Kokomo by Victoria Hannan

I really, really wish Victoria Hannan hadn’t started Kokomo with a sex scene. The tone of the scene is not representative of the remaining 294 pages, which are insightful, subtle, and wonderfully atmospheric.

On the other hand, maybe that sex scene is exactly representative of the book – that all is not as it appears. The book takes it’s name from the Beach Boys song. Apt, because while we think Kokomo is a song about a tropical island paradise, it is in fact “…not even a real place … Well, it is, but it’s an industrial city in Indiana…” And like the song, the characters in Hannan’s novel appear one way, but their inner lives reveal something quite different – full of complexities, insecurities, desires. Continue reading

Unseen by Jacinta Parsons

Illness is like a natural disaster. In that way, it is simple, because you have little choice but to accept it.

Through my work, I am in contact with many people living with, or caring for others with chronic illness. COVID presents an interesting situation for these people – on one hand, they are under increased pressure because regular support services have stopped or are reduced, and with that comes isolation. On the other, many have told me that now ‘everyone’ is experiencing what they live with every single day – a sense of isolation, having to plan every outing, and being fearful for their health.

Jacinta Parsons’s memoir, Unseen, chronicles her experience with chronic illness. It was published last year, in the middle of the pandemic, and she refers to the ‘groundhog day’ elements of COVID and chronic illness – Continue reading

The Loudness of Unsaid Things by Hilde Hinton

Child characters with troubled attachments? Sign me up.

The Loudness of Unsaid Things by Hilde Hinton won me from the very beginning. We meet seven-year-old Susie, who lives with her dad in Melbourne. Her mum lives in the ‘mind hospital’, where Susie visits her on weekends.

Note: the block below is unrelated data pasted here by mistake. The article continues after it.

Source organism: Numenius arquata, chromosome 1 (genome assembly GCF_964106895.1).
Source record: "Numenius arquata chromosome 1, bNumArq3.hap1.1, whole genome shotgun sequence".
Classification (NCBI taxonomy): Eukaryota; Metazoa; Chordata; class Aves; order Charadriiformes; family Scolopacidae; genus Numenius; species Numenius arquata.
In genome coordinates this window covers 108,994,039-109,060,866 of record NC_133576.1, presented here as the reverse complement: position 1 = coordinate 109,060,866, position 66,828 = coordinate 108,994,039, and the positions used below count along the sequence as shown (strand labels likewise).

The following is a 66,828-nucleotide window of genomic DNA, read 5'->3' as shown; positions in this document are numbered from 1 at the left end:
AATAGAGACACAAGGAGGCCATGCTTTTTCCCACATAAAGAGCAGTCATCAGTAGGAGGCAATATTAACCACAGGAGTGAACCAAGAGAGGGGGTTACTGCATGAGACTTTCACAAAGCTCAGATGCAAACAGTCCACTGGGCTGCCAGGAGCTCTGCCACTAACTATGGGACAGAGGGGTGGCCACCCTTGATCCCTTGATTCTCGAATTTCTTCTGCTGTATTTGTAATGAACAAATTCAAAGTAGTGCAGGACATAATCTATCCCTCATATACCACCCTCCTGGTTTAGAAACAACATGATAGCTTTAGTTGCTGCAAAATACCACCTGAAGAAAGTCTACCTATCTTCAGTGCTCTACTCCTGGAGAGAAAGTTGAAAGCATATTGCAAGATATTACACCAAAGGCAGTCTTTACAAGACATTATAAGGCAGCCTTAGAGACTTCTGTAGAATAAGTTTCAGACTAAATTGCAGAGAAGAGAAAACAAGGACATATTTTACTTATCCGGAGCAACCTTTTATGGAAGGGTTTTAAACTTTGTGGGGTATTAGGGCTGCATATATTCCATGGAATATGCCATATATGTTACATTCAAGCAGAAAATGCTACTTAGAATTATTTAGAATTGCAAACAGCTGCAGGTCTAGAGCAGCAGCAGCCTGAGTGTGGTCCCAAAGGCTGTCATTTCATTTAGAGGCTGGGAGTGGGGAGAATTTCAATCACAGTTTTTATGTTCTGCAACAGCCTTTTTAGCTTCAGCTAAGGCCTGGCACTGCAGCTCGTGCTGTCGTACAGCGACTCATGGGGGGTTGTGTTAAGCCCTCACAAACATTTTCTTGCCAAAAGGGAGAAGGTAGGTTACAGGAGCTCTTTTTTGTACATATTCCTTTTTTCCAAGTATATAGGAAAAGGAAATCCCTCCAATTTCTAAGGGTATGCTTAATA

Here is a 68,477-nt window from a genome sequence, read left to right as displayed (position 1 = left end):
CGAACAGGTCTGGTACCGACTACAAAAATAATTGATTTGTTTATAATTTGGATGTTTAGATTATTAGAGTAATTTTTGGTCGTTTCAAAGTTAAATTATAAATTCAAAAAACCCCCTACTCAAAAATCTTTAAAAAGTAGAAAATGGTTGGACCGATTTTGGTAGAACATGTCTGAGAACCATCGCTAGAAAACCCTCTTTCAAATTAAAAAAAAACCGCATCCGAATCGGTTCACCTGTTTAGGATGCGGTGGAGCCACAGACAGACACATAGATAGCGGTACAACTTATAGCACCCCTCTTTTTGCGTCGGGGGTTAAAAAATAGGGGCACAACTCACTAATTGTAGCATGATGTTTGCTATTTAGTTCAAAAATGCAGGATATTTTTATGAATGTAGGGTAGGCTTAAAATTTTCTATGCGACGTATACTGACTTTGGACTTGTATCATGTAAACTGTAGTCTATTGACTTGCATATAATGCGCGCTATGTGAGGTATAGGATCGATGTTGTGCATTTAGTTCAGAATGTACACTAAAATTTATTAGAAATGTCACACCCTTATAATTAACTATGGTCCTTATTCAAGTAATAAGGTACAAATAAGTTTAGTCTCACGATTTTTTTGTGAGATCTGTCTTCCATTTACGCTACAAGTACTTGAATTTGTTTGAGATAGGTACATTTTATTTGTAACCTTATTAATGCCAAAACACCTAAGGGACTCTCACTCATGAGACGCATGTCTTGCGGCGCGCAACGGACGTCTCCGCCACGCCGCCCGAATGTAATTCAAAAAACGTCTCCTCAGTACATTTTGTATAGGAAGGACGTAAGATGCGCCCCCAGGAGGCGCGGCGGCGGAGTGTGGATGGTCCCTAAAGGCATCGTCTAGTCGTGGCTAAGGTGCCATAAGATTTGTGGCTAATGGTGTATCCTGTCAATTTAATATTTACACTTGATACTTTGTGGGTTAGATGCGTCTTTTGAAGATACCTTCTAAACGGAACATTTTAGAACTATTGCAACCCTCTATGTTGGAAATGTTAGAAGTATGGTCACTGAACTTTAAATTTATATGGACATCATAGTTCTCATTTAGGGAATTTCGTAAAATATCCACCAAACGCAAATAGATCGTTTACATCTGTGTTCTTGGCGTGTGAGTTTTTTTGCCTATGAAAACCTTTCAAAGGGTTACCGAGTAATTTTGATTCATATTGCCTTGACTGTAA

All the times her father had picked her up and … told him that she had a nice visit, even when it wasn’t nice. Because it made it easier for her. It meant she didn’t have to talk about how hard it could be in there. How character building. Continue reading

Revenge by S. L. Lim

When you call your book Revenge: Murder in Three Parts, you’re giving your reader a fair idea of what is to come. And S. L. Lim delivers precisely what the title promises, although this is far from a traditional murder story.

So why read this book when the title is a spoiler? Because the tension, the bitterness, and Lim’s restraint is evident from the very first line (‘I’m the one who’s in charge around here’) – it is strangely compelling to inch toward a known outcome. Continue reading

Loner by Georgina Young

I was only halfway through Loner by Georgina Young when I sent a text message to one of my oldest friends telling her that she had to read it because it was like someone had stolen our uni years and put them in a book. Every word of this delightful novel felt real.

The story is about Lona – she has dropped out of her art course at uni, and while her best friend, Tab, immerses herself in university life, Lona works at Planet Skate on Friday nights and at a supermarket during the week. She has lost her creative direction (and questions whether it ever existed). There’s lots of angst.

It’s not enough to respond to a prompt. It’s not enough to subvert or to push back on the assessment criteria. Not when she relied on the rubric in the first place, to know what she should be pushing back on, to define the trajectory of her small artistic and conceptual rebellions.
Continue reading

Hysteria by Katerina Bryant

‘…the oldest and strongest emotion of mankind is fear, and the oldest and strongest kind of fear is fear of the unknown.’ (H.P. Lovecraft)

Katerina Bryant’s memoir, Hysteria, recounts her search for a diagnosis for chronic illness. Bryant was experiencing seizures, episodes that struck without warning and where she felt disconnected from her body.The seizures left her feeling anxious, exhausted and increasingly fearful of participating in ordinary activities. Continue reading